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The Tropical Rainforest of Sumatra and Java

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Kat Leopard

on 26 April 2013

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Transcript of The Tropical Rainforest of Sumatra and Java

Factors 1. Abiotic Factors Tropical Rainforests of Sumatra and Java By Kaitlyn Leopard,
Hannah Vaughn and Elizabeth Lucier The Tropical Rainforest
of Sumatra and Java WHAT??? Travel to....... Endangered Species With the Balinese and Javan tigers being extinct, the Sumatran tiger is the only surviving species of Indonesian tiger. Its wild population is believed to total less than 500, with an estimated 150 breeding pairs. One of the most immediate threats to their survival comes from the destruction of critical habitat by the pulp and paper industry as it converts high value rainforests into monoculture pulp plantations.
Tiger scientists say that existing protected forest areas in Sumatra are not sufficient to maintain viable tiger populations. Each breeding pair of tigers requires a large home range so it is essential that remaining areas of natural rainforest outside of protected areas be conserved if these tigers are to survive. The orangutan continues to suffer high declines from deforestation. Sumatran orangutans are labeled as Critically Endangered by the IUCN, with a population of just a few thousand. The UN calls the current status of the remaining orangutans “a conservation emergency.” Habitat destruction caused by the massive expansion of palm oil plantations is the primary reason orangutans are facing the threat of extinction. The island of Java is home to a small population of Javan Rhinoceros, the rarest of all rhinoceros, while Sumatra’s swamp forests protect the last Sumatran Rhinoceros, second rarest of the rhinos. Sumatran elephants, a subspecies of the wider ranging Asian elephant, are endangered by habitat loss caused by the palm oil and pulp and paper industries. Niches in an Ecosystem Sumatran elephants feed on a variety of plants and deposit seeds wherever they go, contributing to a healthy forest ecosystem. Orangutans prefer to eat fruit and they play a vital role in the dispersal of seeds over a huge area. If orangutans were to disappear, so would several tree species, especially those with larger seeds. Clothes you would want to bring to Sumatra and Java include: light t-shirts and shorts for daytime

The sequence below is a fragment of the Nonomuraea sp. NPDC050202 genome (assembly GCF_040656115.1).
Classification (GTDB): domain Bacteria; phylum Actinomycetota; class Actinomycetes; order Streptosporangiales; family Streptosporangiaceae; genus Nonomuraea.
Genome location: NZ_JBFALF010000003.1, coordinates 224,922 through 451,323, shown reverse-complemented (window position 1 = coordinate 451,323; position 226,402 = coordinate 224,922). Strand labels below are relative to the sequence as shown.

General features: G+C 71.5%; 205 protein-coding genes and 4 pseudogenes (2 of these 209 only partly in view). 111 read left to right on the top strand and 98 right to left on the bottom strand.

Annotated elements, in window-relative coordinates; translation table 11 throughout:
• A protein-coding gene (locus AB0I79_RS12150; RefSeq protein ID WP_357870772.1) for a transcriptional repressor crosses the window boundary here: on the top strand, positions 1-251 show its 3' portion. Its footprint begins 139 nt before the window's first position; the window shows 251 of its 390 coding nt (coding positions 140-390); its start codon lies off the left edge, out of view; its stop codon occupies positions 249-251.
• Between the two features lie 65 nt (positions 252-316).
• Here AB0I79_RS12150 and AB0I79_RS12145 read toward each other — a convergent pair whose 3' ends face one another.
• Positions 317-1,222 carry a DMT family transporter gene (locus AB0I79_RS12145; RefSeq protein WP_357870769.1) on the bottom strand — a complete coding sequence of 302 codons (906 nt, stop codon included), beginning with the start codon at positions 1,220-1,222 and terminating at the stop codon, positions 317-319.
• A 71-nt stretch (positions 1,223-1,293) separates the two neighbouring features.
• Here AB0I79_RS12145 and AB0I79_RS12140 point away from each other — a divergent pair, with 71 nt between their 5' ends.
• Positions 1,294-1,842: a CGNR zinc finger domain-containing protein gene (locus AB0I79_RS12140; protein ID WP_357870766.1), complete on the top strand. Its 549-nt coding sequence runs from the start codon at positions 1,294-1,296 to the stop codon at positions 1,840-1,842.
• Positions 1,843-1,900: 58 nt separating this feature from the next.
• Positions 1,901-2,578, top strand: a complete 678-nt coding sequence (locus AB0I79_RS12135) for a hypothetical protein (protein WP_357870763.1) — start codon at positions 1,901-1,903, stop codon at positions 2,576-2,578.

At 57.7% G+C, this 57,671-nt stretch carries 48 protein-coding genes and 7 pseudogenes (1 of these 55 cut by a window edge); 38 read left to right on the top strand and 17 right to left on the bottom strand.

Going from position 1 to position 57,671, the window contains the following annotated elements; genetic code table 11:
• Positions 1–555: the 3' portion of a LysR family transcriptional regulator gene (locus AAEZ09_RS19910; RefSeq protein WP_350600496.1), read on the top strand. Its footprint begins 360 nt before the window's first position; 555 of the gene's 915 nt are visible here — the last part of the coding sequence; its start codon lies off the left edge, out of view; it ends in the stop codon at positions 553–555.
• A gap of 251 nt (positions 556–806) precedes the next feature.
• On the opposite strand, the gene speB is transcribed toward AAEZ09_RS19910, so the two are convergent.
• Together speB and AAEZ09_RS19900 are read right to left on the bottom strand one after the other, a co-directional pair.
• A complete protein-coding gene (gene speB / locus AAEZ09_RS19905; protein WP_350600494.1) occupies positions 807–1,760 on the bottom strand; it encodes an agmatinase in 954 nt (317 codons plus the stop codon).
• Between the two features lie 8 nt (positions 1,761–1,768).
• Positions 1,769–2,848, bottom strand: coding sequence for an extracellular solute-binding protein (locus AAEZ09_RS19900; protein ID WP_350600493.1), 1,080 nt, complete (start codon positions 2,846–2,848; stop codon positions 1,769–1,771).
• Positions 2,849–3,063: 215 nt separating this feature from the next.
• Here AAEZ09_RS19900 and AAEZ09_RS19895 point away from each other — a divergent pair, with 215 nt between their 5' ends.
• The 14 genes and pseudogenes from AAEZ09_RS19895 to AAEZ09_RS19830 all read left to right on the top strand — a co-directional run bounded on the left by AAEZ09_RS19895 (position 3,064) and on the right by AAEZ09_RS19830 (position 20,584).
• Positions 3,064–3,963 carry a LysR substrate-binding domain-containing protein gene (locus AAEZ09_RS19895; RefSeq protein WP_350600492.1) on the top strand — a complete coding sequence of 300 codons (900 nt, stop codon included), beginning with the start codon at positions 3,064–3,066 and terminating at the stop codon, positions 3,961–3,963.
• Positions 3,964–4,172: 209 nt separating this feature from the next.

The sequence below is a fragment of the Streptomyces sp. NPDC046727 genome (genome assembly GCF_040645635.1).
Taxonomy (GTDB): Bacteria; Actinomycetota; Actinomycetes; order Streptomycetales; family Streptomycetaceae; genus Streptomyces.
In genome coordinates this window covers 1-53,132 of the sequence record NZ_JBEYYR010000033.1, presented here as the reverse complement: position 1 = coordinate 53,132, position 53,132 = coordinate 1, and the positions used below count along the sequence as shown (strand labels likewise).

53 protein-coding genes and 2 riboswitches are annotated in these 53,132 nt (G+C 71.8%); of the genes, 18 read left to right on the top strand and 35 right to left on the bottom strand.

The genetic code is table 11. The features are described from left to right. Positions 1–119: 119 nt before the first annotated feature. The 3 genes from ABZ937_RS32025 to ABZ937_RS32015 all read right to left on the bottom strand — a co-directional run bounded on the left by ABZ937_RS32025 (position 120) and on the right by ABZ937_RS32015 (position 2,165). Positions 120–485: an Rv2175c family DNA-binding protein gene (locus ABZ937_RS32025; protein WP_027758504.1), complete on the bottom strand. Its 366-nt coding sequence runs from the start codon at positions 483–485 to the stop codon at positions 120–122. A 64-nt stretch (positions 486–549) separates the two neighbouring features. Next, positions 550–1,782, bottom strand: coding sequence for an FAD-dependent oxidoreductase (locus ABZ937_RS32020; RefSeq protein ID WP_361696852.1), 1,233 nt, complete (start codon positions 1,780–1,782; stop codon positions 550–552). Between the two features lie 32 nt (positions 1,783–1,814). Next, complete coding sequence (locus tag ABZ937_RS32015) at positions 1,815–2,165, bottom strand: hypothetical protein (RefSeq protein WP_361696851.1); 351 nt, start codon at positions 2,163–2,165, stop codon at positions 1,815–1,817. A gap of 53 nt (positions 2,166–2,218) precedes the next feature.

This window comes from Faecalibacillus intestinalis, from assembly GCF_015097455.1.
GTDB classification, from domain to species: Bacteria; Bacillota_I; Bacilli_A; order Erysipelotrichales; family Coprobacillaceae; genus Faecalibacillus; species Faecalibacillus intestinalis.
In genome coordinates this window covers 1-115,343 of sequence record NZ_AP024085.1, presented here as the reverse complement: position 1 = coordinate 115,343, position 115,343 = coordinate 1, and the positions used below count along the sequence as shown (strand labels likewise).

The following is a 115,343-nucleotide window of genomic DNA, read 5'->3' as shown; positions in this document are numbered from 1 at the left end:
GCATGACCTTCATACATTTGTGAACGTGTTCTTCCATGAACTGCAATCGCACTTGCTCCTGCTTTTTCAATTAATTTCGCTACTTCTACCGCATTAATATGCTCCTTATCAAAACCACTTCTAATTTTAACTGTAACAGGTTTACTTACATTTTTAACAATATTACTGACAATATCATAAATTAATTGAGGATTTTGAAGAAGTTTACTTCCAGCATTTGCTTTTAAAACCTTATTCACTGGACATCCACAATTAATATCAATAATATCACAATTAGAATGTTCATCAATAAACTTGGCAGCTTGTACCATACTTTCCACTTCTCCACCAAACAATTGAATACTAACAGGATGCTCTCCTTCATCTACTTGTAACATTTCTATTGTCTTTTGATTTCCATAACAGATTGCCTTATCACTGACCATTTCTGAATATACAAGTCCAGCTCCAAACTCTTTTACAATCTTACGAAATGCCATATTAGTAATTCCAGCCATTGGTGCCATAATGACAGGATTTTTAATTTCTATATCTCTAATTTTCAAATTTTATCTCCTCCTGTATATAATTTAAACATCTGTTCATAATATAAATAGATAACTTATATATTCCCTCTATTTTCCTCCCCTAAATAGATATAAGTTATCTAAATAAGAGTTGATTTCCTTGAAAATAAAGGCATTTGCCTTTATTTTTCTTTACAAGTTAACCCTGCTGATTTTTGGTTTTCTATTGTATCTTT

long pants and long sleeved shirts for night time
light and warm socks
a raincoat
a hat 2. Biotic Factors 3. Relationship Factors 4. Human Factors Space--Sumatra is 473,606 sq. km; Java is 132,107 sq.km

Physical features--The Bukit Barisan Mountain Range has many active volcanoes

Elevation--over 9000 feet.

Climate and Weather-- hot, humid, and rainy.
Temperatures -- 21 to 28 degrees Celsius.
Humidity--above 60%.

Precipitation--It rains around 3000 millimeters per year (some places more some places less, depending on where you are).

Seasons--There is a dry season and a wet season. The dry season comes around June to September and the wet season comes around December to March. Tourist Activities While in Sumatra... While in Java... While in Sumatra... You can visit Gunung Leuser National Park
Stop by Berastagi
Relax by Lake Toba Sumatra Java While in Java... Go to Prambanan
Visit Borobudur Potential Dangerous Elements •Be cautious of mosquitoes, and although they have had no reports on malaria infection in recent years. You should wear long sleeved shirts and long pants when it is cool enough, and have bug spray on all day.

•Wildlife can be unpredictable. Crocodiles and poisonous snakes are present throughout most of Indonesia, although they are uncommon in most areas.

•Indonesia is a chain of highly volcanic islands along the Ring of Fire, so earthquakes occur constantly and tsunamis and volcano eruptions are common. Realistically, there is little you can do to avoid these risks, but familiarize yourself with the warning signs and pay attention to fire escape routes in hotels. Rafflesia arnoldii corps flower -parasitic

-attaches to the bark of a damaged root of a plant

-no roots or leaves

-steals nutrients from the plant

-does not help it aid in reproduction Bibliography
(2011). Retrieved from Orangutan Foundation International: http://www.orangutan.org/rainforest/indonesian-forest-facts
Indonesia's Geography. (2010). Retrieved from www.asianinfo.org: http://www.asianinfo.org/asianinfo/indonesia/pro-geography.htm
Rafflesia arnoldii. (2013). Retrieved from Kew: http://www.kew.org/plants-fungi/Rafflesia-arnoldii.htm
Top 10 Biggest and Popular Rainforests in The World. (2011). Retrieved from TIP TOP TENS.com: http://www.tiptoptens.com/2011/03/05/top-10-biggest-and-popular-rainforest-in-the-world/
Tropical Rainforest Heritage of Sumatra, Indonesia. (2012, February 21). Retrieved from The Encyclopedia of Earth: http://www.eoearth.org/article/Tropical_Rainforest_Heritage_of_Sumatra,_Indonesia The Hopea plant gives the monkeys, elephants, and rhinos the food and energy they need. This is very important, for the Hopea plant which is the producer which supports all consumers. WHY ARE SO MANY ANIMALS GOING ON THE ENDANGERED LIST? Human Influences A tiger has a predator prey relationship with other animals.
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